Five Things Friday: Catching Up!

Phew. It seems that blogging about once a week is going to be the plan from now on. If it’s more than that, I’ll consider myself a lucky lady, but I’ve got to set a realistic goal! Anybody else struggle to decide between spending time reading blogs/watching YouTube videos and actually sitting down to write? #firstworldproblems

Anyway, here goes!

Five Things Friday is a quick recap of 5 things that described my week and will hopefully inspire you guys. Ok, let’s be honest – it’s really just a way for me to share things that don’t fit well into other themed posts…

{If you’re not familiar with Clare at Fitting It All In, check out her blog now along with some other Five Things Friday posts. This girl is brutally honest and so inspirational.}

1. Indian Lettuce Wraps

If you’ve been reading, you know that lettuce wraps or lettuce boats are an obsession of mine. Lately I’ve been switching it up and making ones with more unique flavors, like these Indian lettuce wraps:

Romaine lettuce
Organic brown basmati rice
Trader Joe’s Mango Ginger Chutney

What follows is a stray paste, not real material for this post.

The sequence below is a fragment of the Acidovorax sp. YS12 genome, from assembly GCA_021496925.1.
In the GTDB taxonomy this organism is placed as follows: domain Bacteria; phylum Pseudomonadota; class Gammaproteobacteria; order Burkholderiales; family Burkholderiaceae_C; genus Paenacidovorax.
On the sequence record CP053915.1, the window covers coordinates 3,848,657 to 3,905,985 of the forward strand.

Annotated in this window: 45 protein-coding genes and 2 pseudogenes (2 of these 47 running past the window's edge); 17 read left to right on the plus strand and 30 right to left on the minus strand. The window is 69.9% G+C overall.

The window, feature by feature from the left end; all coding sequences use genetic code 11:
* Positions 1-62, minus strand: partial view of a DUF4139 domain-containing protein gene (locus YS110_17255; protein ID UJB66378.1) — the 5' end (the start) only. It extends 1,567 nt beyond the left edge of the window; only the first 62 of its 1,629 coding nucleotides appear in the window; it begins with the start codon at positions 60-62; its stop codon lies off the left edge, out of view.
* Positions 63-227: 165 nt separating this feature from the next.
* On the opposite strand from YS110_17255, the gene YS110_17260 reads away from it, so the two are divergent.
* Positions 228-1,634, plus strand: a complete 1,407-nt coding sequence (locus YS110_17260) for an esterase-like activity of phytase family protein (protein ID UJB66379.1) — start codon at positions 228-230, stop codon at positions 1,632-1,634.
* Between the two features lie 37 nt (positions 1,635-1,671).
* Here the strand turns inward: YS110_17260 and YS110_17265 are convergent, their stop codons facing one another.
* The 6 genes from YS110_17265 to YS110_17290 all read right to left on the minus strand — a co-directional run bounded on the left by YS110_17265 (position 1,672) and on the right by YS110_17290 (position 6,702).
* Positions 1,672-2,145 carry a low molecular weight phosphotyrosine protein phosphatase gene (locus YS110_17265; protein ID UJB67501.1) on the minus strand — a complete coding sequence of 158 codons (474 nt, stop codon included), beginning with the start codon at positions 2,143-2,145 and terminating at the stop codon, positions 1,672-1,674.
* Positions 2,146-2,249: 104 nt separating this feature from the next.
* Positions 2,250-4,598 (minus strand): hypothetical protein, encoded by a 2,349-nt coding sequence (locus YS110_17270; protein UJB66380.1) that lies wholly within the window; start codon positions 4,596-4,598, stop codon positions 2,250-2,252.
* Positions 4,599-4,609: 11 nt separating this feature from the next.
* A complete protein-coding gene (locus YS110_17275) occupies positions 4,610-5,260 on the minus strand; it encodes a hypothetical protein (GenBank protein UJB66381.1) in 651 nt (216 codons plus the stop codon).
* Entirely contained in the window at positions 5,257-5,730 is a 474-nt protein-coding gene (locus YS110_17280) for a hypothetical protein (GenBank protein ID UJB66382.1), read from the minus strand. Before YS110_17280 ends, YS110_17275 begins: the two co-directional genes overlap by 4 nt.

Trader Joe’s Vegetable Pakora Balls


This is not a frequent meal for me, as I try to stick to lots of WHOLE foods on my 80/10/10 lifestyle right now, but enjoying this occasionally is really good.

2. Potato Taco Boats

Yet another version:

Romaine Lettuce
Organic brown rice
Steamed potatoes, slightly mashed
Trader Joe’s fresh mild pico do gallo


3. My First Graze Box

We got a free box through Graze to try some new vegan snacks. I like that the website allows you to filter snacks by what’s vegan, and I love that you can choose what types of things you’re interested in rather than just getting a random assortment. That being said, I actually wasn’t thrilled with a lot of the ingredients in some of the snacks, particularly the dips. Even many of the snack mixes contained dairy products, which also did not thrill me. Overall, we were sent some interesting things, but I don’t think I would pay for this subscription.



4. Gluten Belly

Some of you may have seen when I posted this on Instagram:


It’s unreal the difference it makes in my body being gluten free. After I took the “gluten belly” picture, this was my stomach 72 hours later, eating nothing but fruits, veggies, and potatoes/rice.


UGH. Part of me hates that I think I have made myself more intolerant be eating such a clean diet, but part of me is grateful now to have learned what makes my body feel the best by cutting out processed foods that were not serving my health.

5. Boston

This epic view of the nighttime skyline after a long night of studying. That is all.


My 5 favorite Instagram posts this week:






My 5 favorite articles/videos this week:

Raw Vegan Apple Pie Smoothie

Life Lessons: On Being Too Healthy

Reduce Sodium Intake?

Kate Mara Goes Vegan

Exercises I Never Do (Lower Body)

Cheers to Friday!

Avocado Athlete

Why I’m Not Really a Vegan